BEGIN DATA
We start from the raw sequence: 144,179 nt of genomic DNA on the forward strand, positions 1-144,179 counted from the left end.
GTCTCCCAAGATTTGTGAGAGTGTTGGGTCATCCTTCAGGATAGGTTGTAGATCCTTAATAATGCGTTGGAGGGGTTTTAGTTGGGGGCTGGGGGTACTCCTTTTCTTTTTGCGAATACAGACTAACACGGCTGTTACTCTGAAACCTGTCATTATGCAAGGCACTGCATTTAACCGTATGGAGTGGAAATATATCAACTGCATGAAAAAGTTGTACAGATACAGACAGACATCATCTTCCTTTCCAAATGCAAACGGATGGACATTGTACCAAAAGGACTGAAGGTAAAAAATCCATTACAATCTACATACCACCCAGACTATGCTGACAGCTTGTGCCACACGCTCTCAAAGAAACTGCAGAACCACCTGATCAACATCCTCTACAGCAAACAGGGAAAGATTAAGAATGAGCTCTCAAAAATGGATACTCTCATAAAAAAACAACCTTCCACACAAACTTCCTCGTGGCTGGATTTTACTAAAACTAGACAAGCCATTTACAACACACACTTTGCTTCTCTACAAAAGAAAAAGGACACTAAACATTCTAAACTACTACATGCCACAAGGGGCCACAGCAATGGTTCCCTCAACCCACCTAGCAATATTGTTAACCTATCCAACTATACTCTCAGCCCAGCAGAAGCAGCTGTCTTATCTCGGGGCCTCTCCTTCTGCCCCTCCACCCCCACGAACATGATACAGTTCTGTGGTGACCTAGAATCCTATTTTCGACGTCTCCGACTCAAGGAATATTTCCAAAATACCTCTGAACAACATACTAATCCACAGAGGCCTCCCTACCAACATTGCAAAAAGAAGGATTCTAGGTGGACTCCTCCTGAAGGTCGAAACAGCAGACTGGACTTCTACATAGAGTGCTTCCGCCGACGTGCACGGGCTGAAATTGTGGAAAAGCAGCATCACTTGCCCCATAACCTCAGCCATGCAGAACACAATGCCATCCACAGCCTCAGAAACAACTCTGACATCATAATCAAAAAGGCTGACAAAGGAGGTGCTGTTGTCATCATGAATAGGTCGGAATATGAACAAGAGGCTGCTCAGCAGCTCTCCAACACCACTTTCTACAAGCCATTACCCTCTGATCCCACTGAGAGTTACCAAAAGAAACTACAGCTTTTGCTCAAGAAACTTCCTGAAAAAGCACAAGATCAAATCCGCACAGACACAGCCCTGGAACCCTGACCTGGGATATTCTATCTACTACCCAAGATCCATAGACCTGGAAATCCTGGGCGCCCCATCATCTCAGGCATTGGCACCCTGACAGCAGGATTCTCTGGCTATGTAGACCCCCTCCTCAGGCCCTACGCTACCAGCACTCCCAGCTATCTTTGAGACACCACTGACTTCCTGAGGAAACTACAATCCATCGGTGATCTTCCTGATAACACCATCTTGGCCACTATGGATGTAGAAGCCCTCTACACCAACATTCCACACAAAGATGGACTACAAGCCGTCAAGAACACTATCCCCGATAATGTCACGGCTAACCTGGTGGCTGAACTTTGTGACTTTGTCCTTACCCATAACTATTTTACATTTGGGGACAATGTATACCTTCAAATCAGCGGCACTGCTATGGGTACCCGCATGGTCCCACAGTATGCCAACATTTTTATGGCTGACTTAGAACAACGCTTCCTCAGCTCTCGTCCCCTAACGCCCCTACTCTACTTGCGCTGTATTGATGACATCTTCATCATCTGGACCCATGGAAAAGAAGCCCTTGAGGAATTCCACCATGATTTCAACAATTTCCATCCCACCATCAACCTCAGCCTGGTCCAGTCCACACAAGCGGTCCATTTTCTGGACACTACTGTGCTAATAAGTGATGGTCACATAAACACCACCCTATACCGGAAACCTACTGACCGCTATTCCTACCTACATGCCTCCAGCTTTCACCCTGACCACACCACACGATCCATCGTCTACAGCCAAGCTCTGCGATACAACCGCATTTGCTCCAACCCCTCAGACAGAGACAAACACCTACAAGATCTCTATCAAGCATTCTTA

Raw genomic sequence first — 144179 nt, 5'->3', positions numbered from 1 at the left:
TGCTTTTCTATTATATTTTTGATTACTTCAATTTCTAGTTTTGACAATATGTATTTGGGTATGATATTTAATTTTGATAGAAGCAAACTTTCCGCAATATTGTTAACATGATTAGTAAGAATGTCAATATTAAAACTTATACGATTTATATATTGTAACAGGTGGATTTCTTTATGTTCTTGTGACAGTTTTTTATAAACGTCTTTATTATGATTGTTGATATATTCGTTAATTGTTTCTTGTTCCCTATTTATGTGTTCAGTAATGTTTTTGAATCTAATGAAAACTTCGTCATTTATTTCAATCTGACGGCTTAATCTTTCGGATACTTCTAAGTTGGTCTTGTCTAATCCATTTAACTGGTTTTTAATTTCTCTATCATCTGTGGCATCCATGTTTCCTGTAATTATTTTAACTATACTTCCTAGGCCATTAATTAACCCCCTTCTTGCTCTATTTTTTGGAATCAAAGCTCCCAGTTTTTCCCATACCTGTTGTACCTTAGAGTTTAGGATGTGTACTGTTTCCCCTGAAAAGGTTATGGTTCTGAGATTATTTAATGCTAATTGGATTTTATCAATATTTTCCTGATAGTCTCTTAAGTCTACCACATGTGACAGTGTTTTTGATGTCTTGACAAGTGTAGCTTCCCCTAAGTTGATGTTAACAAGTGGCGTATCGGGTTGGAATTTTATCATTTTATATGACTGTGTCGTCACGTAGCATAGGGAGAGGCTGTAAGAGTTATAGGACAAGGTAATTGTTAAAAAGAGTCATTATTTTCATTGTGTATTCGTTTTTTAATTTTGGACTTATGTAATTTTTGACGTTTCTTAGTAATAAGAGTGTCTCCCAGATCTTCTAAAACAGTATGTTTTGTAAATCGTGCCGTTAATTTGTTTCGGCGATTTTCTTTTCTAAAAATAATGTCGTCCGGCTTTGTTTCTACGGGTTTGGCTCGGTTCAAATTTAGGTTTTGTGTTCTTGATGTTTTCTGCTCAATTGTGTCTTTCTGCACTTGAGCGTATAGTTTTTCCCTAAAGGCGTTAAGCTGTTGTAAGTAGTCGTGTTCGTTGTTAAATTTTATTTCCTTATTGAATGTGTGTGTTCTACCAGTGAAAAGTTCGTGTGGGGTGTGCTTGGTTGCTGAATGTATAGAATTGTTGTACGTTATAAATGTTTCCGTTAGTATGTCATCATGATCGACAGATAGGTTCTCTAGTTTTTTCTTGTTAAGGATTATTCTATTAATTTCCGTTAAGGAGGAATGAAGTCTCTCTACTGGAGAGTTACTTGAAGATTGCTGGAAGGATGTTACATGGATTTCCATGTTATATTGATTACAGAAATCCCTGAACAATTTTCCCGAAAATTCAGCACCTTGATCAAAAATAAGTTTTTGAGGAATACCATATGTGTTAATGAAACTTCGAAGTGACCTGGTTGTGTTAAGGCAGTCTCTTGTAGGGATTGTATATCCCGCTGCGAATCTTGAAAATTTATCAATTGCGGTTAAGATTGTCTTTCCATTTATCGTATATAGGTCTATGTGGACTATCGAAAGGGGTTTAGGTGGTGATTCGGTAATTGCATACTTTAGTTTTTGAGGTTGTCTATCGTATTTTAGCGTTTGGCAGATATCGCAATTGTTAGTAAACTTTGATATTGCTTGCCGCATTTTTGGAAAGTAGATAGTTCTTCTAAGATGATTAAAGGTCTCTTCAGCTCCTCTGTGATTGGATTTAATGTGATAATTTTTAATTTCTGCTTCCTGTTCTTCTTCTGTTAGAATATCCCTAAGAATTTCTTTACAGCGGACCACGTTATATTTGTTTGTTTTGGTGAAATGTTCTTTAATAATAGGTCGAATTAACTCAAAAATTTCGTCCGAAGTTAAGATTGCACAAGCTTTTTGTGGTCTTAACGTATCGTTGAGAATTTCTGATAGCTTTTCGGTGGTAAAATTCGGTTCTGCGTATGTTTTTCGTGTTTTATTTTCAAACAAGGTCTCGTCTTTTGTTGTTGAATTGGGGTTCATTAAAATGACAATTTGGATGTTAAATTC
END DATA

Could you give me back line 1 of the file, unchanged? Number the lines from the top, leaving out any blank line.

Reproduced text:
We start from the raw sequence: 144,179 nt of genomic DNA on the forward strand, positions 1-144,179 counted from the left end.